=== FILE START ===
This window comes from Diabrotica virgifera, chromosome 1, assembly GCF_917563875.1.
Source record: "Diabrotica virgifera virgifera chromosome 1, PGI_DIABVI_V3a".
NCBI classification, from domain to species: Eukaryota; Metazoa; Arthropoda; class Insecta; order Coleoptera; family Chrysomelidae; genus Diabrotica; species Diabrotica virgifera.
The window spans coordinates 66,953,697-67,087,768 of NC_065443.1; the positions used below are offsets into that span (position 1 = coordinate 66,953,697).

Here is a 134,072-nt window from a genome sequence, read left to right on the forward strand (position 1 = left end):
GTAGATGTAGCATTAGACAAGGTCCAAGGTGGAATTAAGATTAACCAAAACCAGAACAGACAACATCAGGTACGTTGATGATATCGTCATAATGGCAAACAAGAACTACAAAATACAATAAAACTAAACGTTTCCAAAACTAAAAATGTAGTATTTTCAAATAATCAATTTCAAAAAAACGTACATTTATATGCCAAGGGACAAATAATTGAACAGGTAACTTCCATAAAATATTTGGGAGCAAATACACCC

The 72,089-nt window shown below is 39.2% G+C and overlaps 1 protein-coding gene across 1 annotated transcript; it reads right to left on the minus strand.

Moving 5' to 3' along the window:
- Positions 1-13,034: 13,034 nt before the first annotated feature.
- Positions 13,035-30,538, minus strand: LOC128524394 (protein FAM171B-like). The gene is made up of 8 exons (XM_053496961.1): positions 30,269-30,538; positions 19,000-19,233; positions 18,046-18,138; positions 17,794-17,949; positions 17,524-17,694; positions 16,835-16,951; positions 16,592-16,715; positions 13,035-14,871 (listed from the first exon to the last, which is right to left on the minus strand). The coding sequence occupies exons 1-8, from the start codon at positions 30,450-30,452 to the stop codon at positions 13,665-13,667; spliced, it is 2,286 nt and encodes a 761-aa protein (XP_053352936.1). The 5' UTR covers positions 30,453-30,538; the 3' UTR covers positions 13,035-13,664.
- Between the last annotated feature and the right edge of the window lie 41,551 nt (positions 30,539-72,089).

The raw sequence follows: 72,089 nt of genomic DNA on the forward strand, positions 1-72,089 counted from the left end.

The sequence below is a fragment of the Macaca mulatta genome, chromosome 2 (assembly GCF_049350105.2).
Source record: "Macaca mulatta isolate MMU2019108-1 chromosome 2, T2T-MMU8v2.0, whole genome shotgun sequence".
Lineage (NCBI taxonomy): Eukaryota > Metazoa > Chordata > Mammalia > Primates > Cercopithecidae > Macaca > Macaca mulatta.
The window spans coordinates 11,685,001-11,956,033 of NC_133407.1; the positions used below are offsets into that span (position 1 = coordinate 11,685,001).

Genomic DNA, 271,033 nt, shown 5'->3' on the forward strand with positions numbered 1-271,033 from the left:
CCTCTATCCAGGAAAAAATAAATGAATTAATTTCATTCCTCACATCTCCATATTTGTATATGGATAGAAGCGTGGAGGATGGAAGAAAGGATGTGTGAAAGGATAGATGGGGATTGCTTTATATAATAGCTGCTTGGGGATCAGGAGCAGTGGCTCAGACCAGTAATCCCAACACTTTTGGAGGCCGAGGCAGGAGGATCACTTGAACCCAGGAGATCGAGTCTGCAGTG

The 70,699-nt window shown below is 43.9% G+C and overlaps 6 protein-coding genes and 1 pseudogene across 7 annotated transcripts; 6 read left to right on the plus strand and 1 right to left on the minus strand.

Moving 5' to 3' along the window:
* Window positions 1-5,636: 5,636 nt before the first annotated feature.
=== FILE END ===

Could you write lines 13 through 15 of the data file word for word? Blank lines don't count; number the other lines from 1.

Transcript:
The sequence below is a fragment of the Macaca mulatta genome, chromosome 2 (assembly GCF_049350105.2).
Source record: "Macaca mulatta isolate MMU2019108-1 chromosome 2, T2T-MMU8v2.0, whole genome shotgun sequence".
Lineage (NCBI taxonomy): Eukaryota > Metazoa > Chordata > Mammalia > Primates > Cercopithecidae > Macaca > Macaca mulatta.